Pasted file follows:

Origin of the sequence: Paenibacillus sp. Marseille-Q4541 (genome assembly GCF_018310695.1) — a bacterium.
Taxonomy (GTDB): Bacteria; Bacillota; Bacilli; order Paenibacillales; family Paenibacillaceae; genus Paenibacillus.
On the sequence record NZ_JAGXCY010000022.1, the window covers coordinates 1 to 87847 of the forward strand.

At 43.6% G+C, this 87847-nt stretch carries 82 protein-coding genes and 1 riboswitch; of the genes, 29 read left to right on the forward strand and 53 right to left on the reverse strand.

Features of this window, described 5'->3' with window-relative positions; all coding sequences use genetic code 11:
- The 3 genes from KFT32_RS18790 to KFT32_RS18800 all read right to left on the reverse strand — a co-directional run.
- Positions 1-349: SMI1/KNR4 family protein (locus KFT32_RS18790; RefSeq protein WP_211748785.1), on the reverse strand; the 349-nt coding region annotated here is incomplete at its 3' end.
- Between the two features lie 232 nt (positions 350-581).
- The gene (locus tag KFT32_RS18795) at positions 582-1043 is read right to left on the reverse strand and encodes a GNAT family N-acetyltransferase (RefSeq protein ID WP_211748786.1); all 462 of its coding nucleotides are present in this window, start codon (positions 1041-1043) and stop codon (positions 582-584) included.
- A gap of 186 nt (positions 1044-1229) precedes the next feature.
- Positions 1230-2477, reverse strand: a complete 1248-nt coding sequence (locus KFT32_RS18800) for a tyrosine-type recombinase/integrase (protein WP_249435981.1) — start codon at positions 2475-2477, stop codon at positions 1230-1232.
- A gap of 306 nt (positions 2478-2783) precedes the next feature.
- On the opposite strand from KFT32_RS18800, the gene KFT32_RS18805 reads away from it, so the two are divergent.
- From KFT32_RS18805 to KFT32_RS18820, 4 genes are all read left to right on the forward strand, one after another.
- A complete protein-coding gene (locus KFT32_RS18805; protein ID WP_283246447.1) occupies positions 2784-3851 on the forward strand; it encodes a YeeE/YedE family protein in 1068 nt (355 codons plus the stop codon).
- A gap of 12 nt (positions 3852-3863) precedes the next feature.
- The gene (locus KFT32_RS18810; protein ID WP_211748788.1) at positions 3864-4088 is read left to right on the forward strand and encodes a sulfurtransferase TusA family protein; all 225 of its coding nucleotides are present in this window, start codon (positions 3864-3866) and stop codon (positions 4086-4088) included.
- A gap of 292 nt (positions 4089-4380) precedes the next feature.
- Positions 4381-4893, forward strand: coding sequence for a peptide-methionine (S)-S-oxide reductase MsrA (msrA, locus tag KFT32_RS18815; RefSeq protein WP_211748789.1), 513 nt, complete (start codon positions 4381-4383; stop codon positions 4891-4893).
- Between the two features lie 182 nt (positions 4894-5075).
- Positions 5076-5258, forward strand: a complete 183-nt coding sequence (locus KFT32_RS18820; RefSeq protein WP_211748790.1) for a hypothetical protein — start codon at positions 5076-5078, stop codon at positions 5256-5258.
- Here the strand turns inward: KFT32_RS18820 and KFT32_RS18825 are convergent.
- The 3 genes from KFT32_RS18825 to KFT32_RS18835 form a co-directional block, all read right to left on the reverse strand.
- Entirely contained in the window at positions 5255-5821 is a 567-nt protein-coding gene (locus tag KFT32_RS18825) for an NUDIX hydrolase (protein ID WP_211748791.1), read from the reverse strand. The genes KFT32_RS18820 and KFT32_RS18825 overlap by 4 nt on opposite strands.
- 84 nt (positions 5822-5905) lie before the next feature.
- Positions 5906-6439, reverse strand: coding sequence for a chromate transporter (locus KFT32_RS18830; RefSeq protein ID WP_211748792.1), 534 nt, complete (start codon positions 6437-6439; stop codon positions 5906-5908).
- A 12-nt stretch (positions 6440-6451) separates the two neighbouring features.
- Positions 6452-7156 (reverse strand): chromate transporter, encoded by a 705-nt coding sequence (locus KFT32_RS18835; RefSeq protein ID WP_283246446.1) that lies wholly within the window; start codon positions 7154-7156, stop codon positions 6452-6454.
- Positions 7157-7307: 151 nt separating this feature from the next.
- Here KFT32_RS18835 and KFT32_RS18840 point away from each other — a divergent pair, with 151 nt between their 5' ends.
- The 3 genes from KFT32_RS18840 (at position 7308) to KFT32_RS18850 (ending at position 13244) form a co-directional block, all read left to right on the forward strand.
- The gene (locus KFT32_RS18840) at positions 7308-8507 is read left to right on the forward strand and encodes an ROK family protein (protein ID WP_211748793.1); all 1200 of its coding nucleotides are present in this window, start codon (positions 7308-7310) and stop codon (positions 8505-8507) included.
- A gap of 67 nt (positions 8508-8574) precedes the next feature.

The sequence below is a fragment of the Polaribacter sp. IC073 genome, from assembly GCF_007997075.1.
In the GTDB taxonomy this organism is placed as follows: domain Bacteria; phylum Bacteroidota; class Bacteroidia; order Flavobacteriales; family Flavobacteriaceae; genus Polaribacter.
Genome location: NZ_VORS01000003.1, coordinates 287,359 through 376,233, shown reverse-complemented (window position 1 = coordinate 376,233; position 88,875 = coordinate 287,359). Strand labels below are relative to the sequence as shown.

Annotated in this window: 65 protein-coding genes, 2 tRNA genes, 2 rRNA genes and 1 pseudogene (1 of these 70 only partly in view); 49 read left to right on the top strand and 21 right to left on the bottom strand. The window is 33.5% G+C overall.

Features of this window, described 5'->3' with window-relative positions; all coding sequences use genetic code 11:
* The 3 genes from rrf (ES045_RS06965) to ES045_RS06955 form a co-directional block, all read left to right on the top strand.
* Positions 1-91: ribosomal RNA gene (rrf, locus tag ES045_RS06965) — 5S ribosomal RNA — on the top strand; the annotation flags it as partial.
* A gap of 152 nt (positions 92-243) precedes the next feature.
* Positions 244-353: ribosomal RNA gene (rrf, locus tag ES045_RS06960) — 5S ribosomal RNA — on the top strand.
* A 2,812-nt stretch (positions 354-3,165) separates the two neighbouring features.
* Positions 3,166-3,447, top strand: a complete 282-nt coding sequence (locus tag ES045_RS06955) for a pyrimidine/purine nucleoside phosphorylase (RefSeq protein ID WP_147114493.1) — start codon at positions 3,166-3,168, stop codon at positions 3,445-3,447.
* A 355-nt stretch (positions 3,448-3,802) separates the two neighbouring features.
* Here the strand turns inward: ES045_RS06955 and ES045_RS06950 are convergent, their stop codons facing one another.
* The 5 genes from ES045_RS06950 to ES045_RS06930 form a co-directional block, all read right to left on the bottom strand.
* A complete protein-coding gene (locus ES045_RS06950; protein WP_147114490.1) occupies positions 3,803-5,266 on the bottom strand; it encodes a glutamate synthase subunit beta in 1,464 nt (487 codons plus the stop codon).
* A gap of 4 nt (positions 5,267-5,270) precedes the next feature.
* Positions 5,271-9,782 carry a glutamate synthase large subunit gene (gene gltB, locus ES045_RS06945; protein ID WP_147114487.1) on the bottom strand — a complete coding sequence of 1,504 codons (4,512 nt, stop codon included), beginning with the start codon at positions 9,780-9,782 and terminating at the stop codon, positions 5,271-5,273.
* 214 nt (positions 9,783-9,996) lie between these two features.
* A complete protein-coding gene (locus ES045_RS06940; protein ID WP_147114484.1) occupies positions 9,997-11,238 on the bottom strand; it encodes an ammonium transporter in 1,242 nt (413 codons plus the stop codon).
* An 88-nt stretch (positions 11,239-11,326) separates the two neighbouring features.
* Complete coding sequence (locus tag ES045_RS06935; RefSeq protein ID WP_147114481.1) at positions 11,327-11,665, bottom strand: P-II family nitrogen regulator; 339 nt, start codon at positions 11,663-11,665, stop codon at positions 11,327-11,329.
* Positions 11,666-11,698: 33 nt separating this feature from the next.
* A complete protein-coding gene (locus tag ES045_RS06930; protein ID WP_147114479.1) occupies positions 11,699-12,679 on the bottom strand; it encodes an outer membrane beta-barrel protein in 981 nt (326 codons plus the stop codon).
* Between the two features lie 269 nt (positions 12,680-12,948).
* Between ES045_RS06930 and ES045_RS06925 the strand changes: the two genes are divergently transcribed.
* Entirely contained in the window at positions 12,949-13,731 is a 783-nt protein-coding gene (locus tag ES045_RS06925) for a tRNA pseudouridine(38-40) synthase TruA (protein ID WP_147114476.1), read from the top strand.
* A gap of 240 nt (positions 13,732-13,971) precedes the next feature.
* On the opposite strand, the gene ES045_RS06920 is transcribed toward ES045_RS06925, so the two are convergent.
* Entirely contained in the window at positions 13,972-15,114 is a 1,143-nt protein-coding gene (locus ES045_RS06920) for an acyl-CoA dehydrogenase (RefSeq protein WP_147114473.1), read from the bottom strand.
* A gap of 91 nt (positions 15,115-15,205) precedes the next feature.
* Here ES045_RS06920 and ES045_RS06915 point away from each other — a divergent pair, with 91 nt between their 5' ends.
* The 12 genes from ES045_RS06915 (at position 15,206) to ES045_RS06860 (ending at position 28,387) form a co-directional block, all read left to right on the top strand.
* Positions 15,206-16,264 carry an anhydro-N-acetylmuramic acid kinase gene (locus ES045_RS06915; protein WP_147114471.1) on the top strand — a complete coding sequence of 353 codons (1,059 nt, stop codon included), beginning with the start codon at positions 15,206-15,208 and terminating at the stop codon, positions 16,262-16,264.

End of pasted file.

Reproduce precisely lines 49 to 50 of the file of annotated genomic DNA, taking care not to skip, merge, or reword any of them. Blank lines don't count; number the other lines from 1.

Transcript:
* A gap of 4 nt (positions 5,267-5,270) precedes the next feature.
* Positions 5,271-9,782 carry a glutamate synthase large subunit gene (gene gltB, locus ES045_RS06945; protein ID WP_147114487.1) on the bottom strand — a complete coding sequence of 1,504 codons (4,512 nt, stop codon included), beginning with the start codon at positions 9,780-9,782 and terminating at the stop codon, positions 5,271-5,273.